Cyclotron Road, an entrepreneurial technology fellowship program based in Berkeley, CA, announced its fourth cohort today. Comprising 13 PhD-level scientists and engineers, these fellows will spend the next two years embedded at the U.S. Department of Energy’s Lawrence Berkeley National Laboratory (Berkeley Lab), advancing their technology innovations from promising concepts to first products. While their areas of expertise range from clean power generation to electronics to material science and manufacturing, all share a common desire to apply their respective technologies toward creating positive societal impacts.

“We rigorously evaluated applications from over 175 scientific innovators from around the world, and this group represents the best of the best,” says Cyclotron Road founder Ilan Gur. “Bringing a new cohort into the program is always exciting, and the diversity of experience and expertise among Cohort 4 will help amplify the efforts and reach of our entire community of innovators, who are delivering new technologies to the world.”

Founded in 2014, Cyclotron Road has pioneered a new fellowship model to support scientists and engineers as they bring promising concepts toward a first product. Through a partnership with Berkeley Lab, Cyclotron Road fellows receive access to sophisticated, rare, or one-of-a-kind laboratory equipment and opportunities to collaborate with leading Berkeley Lab scientists in their respective fields of study. They also learn about commercializing their products, raising capital, building a business case, and committing to the life of an entrepreneur.

From new, unconventional and economical paths to grid-scale energy storage and geothermal energy generation, to technologies that could change how humans interact with machines and how engines produce power, the projects that Cohort 4 fellows are pursuing hold tremendous promise to address urgent needs in a number of industrial sectors. The fellows and their projects are listed below.

Cyclotron Road Cohort 4:

Erkan Aktakka: ActiveMEMS is developing a microfabrication technology that integrates high-quality piezoelectric materials into micro-electro-mechanical systems (MEMS) for high-performance transducers, such as energy-harvesters for machine health monitoring networks.

Justin Briggs and Andrew Ponec: Antora Energy is building a grid-scale energy storage system that uses thermophotovoltaic energy converters to generate power from heat stored in inexpensive thermal materials.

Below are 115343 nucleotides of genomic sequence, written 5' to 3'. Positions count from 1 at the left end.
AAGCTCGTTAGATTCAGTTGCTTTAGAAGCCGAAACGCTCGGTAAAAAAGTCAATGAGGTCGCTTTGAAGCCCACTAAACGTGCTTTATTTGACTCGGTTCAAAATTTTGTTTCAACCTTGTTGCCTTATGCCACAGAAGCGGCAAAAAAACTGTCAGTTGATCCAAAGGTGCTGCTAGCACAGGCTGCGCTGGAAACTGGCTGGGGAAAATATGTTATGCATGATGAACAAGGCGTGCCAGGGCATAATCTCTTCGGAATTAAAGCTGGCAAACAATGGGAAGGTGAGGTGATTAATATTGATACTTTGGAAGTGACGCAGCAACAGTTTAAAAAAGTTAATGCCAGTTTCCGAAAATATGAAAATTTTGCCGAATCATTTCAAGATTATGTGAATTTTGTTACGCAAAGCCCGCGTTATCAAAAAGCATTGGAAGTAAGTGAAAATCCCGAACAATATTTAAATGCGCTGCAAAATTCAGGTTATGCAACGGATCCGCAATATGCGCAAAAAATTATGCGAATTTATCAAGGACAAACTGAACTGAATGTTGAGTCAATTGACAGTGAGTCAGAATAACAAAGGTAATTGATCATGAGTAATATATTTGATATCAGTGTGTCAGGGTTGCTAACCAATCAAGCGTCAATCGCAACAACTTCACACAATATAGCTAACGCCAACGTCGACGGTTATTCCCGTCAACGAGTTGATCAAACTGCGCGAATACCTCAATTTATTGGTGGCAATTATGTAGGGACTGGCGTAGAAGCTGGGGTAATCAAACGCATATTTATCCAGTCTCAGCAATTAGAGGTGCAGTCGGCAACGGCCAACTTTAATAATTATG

Alexei Marchenkov: Bleximo is building first-generation quantum computing systems to address real-world needs, such as simulating the electronic and chemical properties of new materials and drug molecules, that are often too complex for conventional computers.

Jill Fuss and Steve Yannone: CinderBio harnesses the power of enzymes that can withstand very high temperature and acidic environments for industrial applications.

Tim Latimer and Jack Norbeck: Fervo Energy is developing cost-effective, clean energy from geothermal resources using novel drilling techniques based on research of mixed-mechanism stimulation.

Miguel Sierra Aznar: Noble Thermodynamic Systems has developed a closed-loop internal combustion engine cycle that uses a monatomic gas and gas separation unit to efficiently deliver emission-free electricity from natural gas or stored hydrogen.

Christopher Graves: Noon Energy is pioneering a new class of flow battery technology that enables economical long-duration energy storage, designed to enable intermittent renewable electricity sources such as solar and wind to meet continual demand.

Dominic Labanowski and Nishita Deka: Sonera Magnetics is developing a portable, room-temperature magnetometer with performance comparable to the best magnetic sensors available today. This will enable a range of applications, from medicine to defense to brain-computer interfaces.

Kevin Kung: Takachar is developing small-scale, low-cost, and portable equipment that can turn agricultural and forestry wastes into fuels or chemicals, using a process called torrefaction.

Cyclotron Road is managed as a partnership between Berkeley Lab and Activation Energy, an independent nonprofit organization. It is supported by the U.S. Department of Energy’s Advanced Manufacturing Office as one of three Lab-Embedded Entrepreneurship Programs, by the California Energy Commission, and by Defense Advanced Research Projects Agency (DARPA), along with a number of the world’s most influential corporations and philanthropies.

Go here to read a Cyclotron Road news release with more information.


Lawrence Berkeley National Laboratory addresses the world’s most urgent scientific challenges by advancing sustainable energy, protecting human health, creating new materials, and revealing the origin and fate of the universe. Founded in 1931, Berkeley Lab’s scientific expertise has been recognized with 13 Nobel Prizes. The University of California manages Berkeley Lab for the U.S. Department of Energy’s Office of Science. For more, visit

DOE’s Office of Science is the single largest supporter of basic research in the physical sciences in the United States, and is working to address some of the most pressing challenges of our time. For more information, please visit